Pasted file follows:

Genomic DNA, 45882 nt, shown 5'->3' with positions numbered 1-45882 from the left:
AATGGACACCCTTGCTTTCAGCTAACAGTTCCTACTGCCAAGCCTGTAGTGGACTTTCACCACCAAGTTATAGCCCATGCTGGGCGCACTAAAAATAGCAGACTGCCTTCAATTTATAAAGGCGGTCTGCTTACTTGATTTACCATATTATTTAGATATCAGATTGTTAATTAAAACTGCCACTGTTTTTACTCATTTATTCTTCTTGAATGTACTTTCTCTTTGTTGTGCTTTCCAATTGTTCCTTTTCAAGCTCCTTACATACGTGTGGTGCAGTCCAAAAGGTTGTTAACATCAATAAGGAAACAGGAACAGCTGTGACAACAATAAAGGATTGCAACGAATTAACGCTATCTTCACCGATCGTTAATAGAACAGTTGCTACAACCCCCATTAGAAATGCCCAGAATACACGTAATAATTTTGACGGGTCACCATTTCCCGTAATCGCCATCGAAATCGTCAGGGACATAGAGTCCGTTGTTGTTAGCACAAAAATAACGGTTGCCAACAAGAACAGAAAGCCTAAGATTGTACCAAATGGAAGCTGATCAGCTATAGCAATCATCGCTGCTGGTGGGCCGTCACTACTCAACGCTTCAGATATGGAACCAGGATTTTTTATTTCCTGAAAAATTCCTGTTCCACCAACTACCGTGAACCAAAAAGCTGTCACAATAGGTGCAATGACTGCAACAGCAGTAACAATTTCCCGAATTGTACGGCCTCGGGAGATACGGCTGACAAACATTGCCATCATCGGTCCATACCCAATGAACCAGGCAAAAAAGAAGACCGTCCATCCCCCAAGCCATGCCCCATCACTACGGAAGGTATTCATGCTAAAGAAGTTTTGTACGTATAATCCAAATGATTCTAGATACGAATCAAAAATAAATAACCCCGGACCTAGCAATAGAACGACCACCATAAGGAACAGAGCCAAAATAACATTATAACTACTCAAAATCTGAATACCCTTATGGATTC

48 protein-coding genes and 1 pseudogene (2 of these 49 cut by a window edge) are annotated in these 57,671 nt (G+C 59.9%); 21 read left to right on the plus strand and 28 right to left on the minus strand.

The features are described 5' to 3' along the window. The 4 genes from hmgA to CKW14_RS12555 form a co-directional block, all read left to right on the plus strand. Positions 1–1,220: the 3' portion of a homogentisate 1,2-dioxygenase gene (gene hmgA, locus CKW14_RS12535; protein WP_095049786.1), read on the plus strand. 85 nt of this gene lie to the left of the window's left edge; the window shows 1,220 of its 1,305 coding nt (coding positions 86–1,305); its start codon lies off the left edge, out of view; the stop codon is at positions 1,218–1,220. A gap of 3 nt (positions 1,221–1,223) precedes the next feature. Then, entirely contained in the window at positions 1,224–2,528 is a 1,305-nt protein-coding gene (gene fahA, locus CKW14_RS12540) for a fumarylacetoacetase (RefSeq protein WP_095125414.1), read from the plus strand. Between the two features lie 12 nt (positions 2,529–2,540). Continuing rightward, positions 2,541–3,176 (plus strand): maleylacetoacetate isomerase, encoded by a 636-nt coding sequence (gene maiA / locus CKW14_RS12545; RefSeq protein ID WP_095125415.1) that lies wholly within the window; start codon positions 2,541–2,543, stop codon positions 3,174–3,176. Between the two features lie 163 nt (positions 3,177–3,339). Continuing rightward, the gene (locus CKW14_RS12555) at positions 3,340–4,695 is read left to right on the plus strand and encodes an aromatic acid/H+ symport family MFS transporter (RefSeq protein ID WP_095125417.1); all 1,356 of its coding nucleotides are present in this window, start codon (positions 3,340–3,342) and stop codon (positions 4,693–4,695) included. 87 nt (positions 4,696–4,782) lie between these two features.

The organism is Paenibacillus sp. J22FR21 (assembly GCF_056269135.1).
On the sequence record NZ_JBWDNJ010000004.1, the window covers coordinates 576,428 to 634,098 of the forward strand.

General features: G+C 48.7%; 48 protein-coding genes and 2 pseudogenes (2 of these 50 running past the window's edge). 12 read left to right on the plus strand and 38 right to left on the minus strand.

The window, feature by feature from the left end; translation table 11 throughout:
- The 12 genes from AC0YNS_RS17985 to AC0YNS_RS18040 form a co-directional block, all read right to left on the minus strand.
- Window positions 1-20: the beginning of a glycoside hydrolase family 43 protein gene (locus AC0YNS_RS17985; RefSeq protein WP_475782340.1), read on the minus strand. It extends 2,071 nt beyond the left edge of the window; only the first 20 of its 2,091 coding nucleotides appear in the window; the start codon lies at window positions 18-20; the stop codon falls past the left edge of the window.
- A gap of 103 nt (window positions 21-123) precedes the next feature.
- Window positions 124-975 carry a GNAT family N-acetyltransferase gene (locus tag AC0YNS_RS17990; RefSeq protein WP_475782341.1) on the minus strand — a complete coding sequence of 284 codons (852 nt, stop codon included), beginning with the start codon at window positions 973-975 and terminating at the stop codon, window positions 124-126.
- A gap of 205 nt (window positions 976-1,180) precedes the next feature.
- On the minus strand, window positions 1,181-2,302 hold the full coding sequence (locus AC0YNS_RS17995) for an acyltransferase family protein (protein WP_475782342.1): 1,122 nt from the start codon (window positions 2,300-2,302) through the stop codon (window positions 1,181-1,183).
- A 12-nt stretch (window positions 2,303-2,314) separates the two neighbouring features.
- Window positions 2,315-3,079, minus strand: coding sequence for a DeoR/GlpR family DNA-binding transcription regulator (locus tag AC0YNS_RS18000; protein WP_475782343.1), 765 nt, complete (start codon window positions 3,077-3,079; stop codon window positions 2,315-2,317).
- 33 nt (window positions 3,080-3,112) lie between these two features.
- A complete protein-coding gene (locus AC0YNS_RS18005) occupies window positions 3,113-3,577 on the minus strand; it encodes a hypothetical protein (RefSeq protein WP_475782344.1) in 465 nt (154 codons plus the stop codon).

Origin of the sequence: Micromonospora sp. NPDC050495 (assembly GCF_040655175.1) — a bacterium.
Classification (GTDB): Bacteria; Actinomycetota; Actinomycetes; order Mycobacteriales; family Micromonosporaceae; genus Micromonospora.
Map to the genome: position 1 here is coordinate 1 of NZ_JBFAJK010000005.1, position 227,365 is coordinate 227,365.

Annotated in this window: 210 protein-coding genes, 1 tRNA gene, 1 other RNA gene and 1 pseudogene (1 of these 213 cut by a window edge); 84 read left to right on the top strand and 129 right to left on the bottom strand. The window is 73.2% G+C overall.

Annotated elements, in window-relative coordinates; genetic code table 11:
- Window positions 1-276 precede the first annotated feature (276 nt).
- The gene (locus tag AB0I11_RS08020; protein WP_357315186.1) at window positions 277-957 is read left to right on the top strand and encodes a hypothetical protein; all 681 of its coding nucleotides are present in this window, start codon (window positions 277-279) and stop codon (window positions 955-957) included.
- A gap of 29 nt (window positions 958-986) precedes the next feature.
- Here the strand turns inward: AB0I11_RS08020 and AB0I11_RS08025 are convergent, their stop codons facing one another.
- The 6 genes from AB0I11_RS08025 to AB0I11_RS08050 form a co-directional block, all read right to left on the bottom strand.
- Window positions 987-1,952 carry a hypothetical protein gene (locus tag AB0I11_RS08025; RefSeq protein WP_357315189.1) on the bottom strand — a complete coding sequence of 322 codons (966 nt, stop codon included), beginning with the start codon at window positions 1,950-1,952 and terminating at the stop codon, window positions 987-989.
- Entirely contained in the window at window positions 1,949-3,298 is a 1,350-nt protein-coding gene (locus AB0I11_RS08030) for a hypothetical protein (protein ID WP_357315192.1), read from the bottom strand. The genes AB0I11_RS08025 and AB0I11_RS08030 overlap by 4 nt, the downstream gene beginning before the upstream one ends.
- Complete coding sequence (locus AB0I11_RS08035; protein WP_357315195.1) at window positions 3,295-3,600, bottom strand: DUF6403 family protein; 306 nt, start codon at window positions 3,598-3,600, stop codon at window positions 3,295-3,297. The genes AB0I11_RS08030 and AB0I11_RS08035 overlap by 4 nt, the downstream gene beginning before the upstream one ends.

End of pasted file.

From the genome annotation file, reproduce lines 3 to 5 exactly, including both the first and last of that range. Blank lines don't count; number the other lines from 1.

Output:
48 protein-coding genes and 1 pseudogene (2 of these 49 cut by a window edge) are annotated in these 57,671 nt (G+C 59.9%); 21 read left to right on the plus strand and 28 right to left on the minus strand.

The features are described 5' to 3' along the window. The 4 genes from hmgA to CKW14_RS12555 form a co-directional block, all read left to right on the plus strand. Positions 1–1,220: the 3' portion of a homogentisate 1,2-dioxygenase gene (gene hmgA, locus CKW14_RS12535; protein WP_095049786.1), read on the plus strand. 85 nt of this gene lie to the left of the window's left edge; the window shows 1,220 of its 1,305 coding nt (coding positions 86–1,305); its start codon lies off the left edge, out of view; the stop codon is at positions 1,218–1,220. A gap of 3 nt (positions 1,221–1,223) precedes the next feature. Then, entirely contained in the window at positions 1,224–2,528 is a 1,305-nt protein-coding gene (gene fahA, locus CKW14_RS12540) for a fumarylacetoacetase (RefSeq protein WP_095125414.1), read from the plus strand. Between the two features lie 12 nt (positions 2,529–2,540). Continuing rightward, positions 2,541–3,176 (plus strand): maleylacetoacetate isomerase, encoded by a 636-nt coding sequence (gene maiA / locus CKW14_RS12545; RefSeq protein ID WP_095125415.1) that lies wholly within the window; start codon positions 2,541–2,543, stop codon positions 3,174–3,176. Between the two features lie 163 nt (positions 3,177–3,339). Continuing rightward, the gene (locus CKW14_RS12555) at positions 3,340–4,695 is read left to right on the plus strand and encodes an aromatic acid/H+ symport family MFS transporter (RefSeq protein ID WP_095125417.1); all 1,356 of its coding nucleotides are present in this window, start codon (positions 3,340–3,342) and stop codon (positions 4,693–4,695) included. 87 nt (positions 4,696–4,782) lie between these two features.

The organism is Paenibacillus sp. J22FR21 (assembly GCF_056269135.1).